C.N. Douglas, comp. Forty Thousand Quotations: Prose and Poetical. 1917.


We must eat to live, not live to eat.


He was a bold man that first ate an oyster.


The proof of the pudding is in the eating.


Strive mightily, but eat and drink as friends.


Unquiet meals make ill digestions.


Feast to-day makes fast to-morrow.


Appetite comes with eating.


  • Go to your banquet then, but use delight
  • So as to rise still with an appetite.
  • Herrick.

    Sit down and feed, and welcome to our table.


    Tell me what you eat, and I will tell you what you are.

    Brillat Savarin.

    I want every peasant to have a chicken in his pot on Sundays.

    Henry IV. of France.

    To abstain that we may enjoy is the epicureanism of reason.


    A warmed-up dinner was never worth much.


    They say fingers were made before forks, and hands before knives.


    With eager feeding food doth choke the feeder.


  • Now good digestion wait on appetite,
  • And health on both.
  • Shakespeare.

    They are as sick that surfeit with too much, as they that starve with nothing.


  • Famish’d people must be slowly nurst,
  • And fed by spoonfuls, else they always burst.
  • Byron.

    A stomach that is seldom empty despises common food.


  • A surfeit of the sweetest things
  • The deepest loathing to the stomach brings.
  • Shakespeare.

    For a man seldom thinks with more earnestness of anything than he does of his dinner.

    Samuel Johnson.

    My soul tasted that heavenly food, which gives new appetite while it satiates.


  • One solid dish his weekday meal affords,
  • An added pudding solemniz’d the Lord’s.
  • Pope.

    Bad men live that they may eat and drink, whereas good men eat and drink that they may live.


  • O hour, of all hours, the most bless’d upon earth,
  • The blessed hour of our dinners!
  • Lord Lytton.

  • The turnpike road to people’s hearts I find
  • Lies through their mouths, or I mistake mankind.
  • Dr. Wolcot.

    For the sake of health, medicines are taken by weight and measure; so ought food to be, or by some similar rule.


    For I look upon it, that he who does not mind his belly will hardly mind anything else.

    Samuel Johnson.

    Your supper is like the Hidalgo’s dinner; very little meat, and a great deal of table-cloth.


    The difference between a rich man and a poor man is this—the former eats when he pleases, and the latter when he can get it.

    Sir Walter Raleigh.

  • Some hae meat and canna eat,
  • And some wad eat that want it;
  • But we hae meat, and we can eat;
  • Sae let the Lord be thankit.
  • Burns.

    “Here, dearest Eve,” he exclaims, “here is food.” “Well,” answered she, with the germ of a housewife stirring within her, “we have been so busy to-day that a picked-up dinner must serve.”

    Nath. Hawthorne.

  • All human history attests
  • That happiness for man—the hungry sinner—
  • Since Eve ate apples, much depends on dinner.
  • Byron.

  • Yet shall you have to rectify your palate,
  • An olive, capers, or some better salad
  • Ushering the mutton; with a short-legged hen,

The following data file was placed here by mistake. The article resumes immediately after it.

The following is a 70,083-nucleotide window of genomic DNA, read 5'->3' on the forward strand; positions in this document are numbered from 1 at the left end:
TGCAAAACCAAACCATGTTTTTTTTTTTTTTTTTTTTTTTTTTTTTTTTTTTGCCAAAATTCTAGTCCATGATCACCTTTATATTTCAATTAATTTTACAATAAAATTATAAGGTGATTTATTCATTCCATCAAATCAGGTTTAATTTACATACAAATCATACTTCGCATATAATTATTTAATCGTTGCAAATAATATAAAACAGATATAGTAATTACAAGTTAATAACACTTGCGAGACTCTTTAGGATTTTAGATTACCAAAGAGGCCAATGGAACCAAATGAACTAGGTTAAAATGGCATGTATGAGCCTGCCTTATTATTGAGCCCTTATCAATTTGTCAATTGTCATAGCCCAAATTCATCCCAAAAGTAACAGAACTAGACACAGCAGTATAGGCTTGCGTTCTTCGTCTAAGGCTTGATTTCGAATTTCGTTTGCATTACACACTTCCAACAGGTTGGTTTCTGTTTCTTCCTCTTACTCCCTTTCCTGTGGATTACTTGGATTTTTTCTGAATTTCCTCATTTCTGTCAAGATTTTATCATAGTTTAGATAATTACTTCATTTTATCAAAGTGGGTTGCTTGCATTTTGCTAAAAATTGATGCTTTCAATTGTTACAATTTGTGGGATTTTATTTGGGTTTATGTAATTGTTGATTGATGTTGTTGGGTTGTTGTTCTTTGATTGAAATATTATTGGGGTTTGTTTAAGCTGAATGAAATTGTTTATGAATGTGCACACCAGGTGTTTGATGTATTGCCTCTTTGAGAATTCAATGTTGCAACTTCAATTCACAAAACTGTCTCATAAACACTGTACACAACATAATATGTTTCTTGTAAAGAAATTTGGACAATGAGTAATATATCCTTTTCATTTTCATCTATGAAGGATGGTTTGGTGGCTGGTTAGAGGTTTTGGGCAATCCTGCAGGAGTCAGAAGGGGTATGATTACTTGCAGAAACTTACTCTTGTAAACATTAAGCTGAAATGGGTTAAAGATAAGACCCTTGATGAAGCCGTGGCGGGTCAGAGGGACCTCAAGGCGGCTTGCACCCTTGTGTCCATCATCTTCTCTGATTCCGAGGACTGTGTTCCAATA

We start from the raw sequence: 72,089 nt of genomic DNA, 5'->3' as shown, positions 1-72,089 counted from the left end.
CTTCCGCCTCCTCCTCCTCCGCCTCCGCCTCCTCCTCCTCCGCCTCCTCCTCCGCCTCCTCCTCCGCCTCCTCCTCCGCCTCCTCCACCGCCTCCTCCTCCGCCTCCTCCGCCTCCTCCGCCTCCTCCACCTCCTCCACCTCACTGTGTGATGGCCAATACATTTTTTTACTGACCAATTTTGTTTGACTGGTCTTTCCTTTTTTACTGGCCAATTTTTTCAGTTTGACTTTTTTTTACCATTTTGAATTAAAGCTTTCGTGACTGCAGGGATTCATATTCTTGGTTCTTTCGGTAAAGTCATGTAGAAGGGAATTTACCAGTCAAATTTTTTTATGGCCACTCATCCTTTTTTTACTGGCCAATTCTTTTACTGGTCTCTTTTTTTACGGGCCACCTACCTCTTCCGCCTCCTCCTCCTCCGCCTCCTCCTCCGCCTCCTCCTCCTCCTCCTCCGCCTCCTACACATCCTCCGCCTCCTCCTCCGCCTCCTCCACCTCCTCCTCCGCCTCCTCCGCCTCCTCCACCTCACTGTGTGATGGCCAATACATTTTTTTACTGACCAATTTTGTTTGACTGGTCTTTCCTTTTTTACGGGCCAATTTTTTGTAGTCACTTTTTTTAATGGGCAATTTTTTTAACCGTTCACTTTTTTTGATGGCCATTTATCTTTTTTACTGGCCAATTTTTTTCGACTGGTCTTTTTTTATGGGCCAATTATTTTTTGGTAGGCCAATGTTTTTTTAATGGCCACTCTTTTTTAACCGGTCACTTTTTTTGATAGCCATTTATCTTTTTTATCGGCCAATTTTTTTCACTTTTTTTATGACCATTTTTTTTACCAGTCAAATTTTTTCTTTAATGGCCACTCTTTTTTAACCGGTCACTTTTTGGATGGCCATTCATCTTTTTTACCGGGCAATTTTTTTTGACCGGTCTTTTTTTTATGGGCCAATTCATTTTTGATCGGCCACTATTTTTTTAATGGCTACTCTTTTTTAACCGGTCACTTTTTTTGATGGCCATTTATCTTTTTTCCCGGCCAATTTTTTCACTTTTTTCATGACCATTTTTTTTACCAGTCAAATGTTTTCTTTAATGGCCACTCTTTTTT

• If we can get her, full of eggs, and then,
  • Limons, and wine for sauce: to these a coney
  • Is not to be despaired of for our money;
  • And though fowl now be scarce, yet there are clerks,
  • The sky not falling, think we may have larks.
  • Ben Jonson.

  • “Good well-dress’d turtle beats them hollow—
  • It almost makes me wish, I vow,
  • To have two stomachs, like a cow!”
  • And, lo! as with the cud, an inward thrill
  • Upheaved his waistcoat and disturb’d his frill,
  • His mouth was oozing, and he work’d his jaw—
  • “I almost think that I could eat one raw.”
  • Hood.

    The chief pleasure (in eating) does not consist in costly seasoning, or exquisite flavor, but in yourself. Do you seek sauce by sweating.


    A woman asked a coachman, “Are you full inside”? Upon which Lamb put his head through the window, and said: “I am quite full inside; that last piece of pudding at Mr. Gillman’s did the business for me.”

    Charles Lamb.

  • Man is a carnivorous production,
  • And must have meals, at least one meal a day;
  • He cannot live, like woodcocks, upon suction,
  • But, like the shark and tiger, must have prey;
  • Although his anatomical construction
  • Bears vegetables, in a grumbling way,
  • Your laboring people think beyond all question,
  • Beef, veal, and mutton better for digestion.
  • Byron.

  • Oh, better no doubt is a dinner of herbs,
  • When season’d by love, which no rancor disturbs
  • And sweeten’d by all that is sweetest in life
  • Than turbot, bisque, ortolans, eaten in strife!
  • But if, out of humor, and hungry, alone
  • A man should sit down to dinner, each one
  • Of the dishes of which the cook chooses to spoil
  • With a horrible mixture of garlic and oil,
  • The chances are ten against one, I must own,
  • He gets up as ill-tempered as when he sat down.
  • Lord Lytton.

  • We may live without poetry, music and art;
  • We may live without conscience, and live without heart;
  • We may live without friends; we may live without books;
  • But civilized man cannot live without cooks.
  • He may live without books—what is knowledge but grieving?
  • He may live without hope—what is hope but deceiving?
  • He may live without love—what is passion but pining?
  • But where is the man that can live without dining?
  • Lord Lytton.

    Their best and most wholesome feeding is upon one dish and no more and the same plaine and simple; for surely this hudling of many meats one upon another of divers tastes is pestiferous. But sundrie sauces are more dangerous than that.